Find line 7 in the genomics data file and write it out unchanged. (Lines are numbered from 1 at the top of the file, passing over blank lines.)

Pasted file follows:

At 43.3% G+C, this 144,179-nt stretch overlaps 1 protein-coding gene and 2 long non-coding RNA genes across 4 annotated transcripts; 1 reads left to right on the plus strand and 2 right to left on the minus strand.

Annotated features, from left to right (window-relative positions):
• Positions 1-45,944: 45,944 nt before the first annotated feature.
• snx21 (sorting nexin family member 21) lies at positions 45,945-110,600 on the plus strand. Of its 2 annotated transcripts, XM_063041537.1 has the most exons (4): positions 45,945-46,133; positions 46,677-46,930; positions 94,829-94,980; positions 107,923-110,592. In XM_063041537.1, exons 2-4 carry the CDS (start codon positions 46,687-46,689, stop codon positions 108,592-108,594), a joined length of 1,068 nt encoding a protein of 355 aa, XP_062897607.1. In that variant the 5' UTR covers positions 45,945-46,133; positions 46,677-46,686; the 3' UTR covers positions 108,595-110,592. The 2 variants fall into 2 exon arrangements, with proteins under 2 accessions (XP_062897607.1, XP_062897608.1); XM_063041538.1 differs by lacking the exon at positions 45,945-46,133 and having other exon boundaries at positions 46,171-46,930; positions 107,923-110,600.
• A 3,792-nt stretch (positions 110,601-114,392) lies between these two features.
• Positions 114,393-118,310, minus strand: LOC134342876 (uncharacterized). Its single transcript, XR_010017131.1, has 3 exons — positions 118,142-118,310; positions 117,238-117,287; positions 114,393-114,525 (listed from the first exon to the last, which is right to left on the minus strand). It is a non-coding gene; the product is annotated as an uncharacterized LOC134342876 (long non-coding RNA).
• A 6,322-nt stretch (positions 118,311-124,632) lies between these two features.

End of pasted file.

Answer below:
• A 6,322-nt stretch (positions 118,311-124,632) lies between these two features.